Part of the Family Tree

20140511_143815I drove to work this morning in a Triumph TR4A (which is a near perfect ride for a trip down the Pacific Coast Highway) but due to an electrical gremlin found myself coming back in a bright red Mazda Miata (NC) borrowed from the Moss stable. Many automotive pundits have christened the Miata as the perfect British sports car and during the development process of the original car its designers surrounded themselves with a variety of classic British sports cars to use as inspiration for the diminutive roadster.  Indeed, Bob Hall (who at the time was writing for Motor Trend) explained the brief for the car to the decision makers in Hiroshima by complaining that the “simple, bugs-in-the-teeth, wind-in-the-hair, classically-British sports car doesn’t exist any more.” Design chief Tom Matano would look at the Spitifire, MGA, MGB, TR3 and Lotus Elan when trying to get a sense of the right bullseye to aim for.

20140512_173659The plaudits earned by the Miata over the years have often referred to its status as the car that the British automotive industry should have built and there might be some truth to that thought.

I prefer to believe, instead, that the Miata is the car that either MG or Triumph would have built had labor problems – which begat quality control issues that led to poor sales – not occurred. In its essential DNA (and in the way that it drives) the Miata is every bit a modern interpretation of the Spitfire, MGB or Lotus Elan begat by a corporate entity and employees who collectively understood that quality, reliability and driving enjoyment are not mutually exclusive manufacturing principles for an affordable sports car.

In fact, the Miata is the evolutionary (rather than just the spiritual) descendant of the classic British roadster and – having usurped the MGB’s mantle as the world’s best selling sports car – it has more than proven its legitimacy as a “real” sports car. I have always been curious of the percentage of LBC owners that also have a Miata in their garage (and suspect that the number is significant) as it is a roadster that can be driven any day, any place and at any time. Maybe the next time your MG, TR or Big Healey is out on a sunny weekend day and you pass a Miata going the other direction you should take a moment to smile and wave as it goes by. After all, the car going by could very well be related in more ways than one to the one that leaks oil in your driveway.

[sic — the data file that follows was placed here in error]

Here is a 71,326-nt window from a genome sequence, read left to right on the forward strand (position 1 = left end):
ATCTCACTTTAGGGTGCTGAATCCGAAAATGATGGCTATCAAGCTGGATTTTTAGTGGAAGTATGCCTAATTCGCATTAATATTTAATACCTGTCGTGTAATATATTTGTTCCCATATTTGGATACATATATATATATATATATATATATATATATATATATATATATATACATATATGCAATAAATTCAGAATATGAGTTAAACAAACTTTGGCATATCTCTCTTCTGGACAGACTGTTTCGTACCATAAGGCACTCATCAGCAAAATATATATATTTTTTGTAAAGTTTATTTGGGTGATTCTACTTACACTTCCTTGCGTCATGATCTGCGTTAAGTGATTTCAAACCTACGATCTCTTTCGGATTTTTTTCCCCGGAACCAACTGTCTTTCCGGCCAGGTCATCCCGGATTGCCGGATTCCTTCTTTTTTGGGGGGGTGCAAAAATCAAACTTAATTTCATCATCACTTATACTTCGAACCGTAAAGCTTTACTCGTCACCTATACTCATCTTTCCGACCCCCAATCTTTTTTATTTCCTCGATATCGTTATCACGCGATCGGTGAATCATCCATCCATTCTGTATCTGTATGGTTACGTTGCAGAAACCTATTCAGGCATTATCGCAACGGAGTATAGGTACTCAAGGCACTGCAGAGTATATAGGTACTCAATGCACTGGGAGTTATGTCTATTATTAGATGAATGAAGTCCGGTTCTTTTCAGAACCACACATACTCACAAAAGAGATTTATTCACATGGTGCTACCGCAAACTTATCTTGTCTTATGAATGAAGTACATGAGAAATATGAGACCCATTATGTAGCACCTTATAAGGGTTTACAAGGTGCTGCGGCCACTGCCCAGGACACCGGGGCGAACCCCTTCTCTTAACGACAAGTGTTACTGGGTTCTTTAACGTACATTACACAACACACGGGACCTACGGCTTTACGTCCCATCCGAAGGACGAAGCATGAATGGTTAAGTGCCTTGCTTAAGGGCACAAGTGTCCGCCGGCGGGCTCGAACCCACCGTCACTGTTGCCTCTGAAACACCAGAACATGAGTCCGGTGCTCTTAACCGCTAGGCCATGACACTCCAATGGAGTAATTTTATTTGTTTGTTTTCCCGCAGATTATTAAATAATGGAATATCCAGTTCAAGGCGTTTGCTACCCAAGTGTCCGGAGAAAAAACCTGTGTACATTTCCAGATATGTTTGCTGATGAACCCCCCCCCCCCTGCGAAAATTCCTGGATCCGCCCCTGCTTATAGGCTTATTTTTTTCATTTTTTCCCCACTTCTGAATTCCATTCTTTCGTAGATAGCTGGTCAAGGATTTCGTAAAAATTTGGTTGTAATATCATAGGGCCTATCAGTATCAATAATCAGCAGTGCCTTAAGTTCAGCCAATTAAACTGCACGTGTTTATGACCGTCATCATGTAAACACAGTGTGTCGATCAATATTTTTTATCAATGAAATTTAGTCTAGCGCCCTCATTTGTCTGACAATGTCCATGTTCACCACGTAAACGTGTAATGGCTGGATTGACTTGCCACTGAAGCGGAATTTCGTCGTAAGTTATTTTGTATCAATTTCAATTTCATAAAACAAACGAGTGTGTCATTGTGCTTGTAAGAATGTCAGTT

'Part of the Family Tree' have 4 comments

  1. May 13, 2014 @ 6:10 am Danny Espinoza

    I am one of those owners that have both cars in my stable. 50th Anniversary 75′ MG Midget and M Edition 95′ Miata. Love them both and enjoy them as much as possible. Thanks to living in San Diego, I get to do it quite often. Also love the fact that I could order parts from one awesome sorce, Thank you Moss Motors.


    • May 13, 2014 @ 10:58 am nikasj

      I think the perfect stable includes both an LBC and a Miata as they are so elementally similar yet different enough to stimulate different parts of the brain and soul.


  2. May 14, 2014 @ 7:54 am RG

    Another thing they have in common, one of the first “mechanical repair” parts we offered for the NA Miatas was a replacement cam cover seal. They tended to dry out and crack, causing (gulp) oil leaks.


  3. July 1, 2014 @ 7:01 am Mark C

    I have a ’73 TR6. Our youngest oin just graduated from high school and my wife who has been driving minivans for the last dozen years or so wanted something smaller. I just found her a beautiful 2012 MX5 Touring. She loves it and we’re enjoying having the best of both worlds in roadsters.


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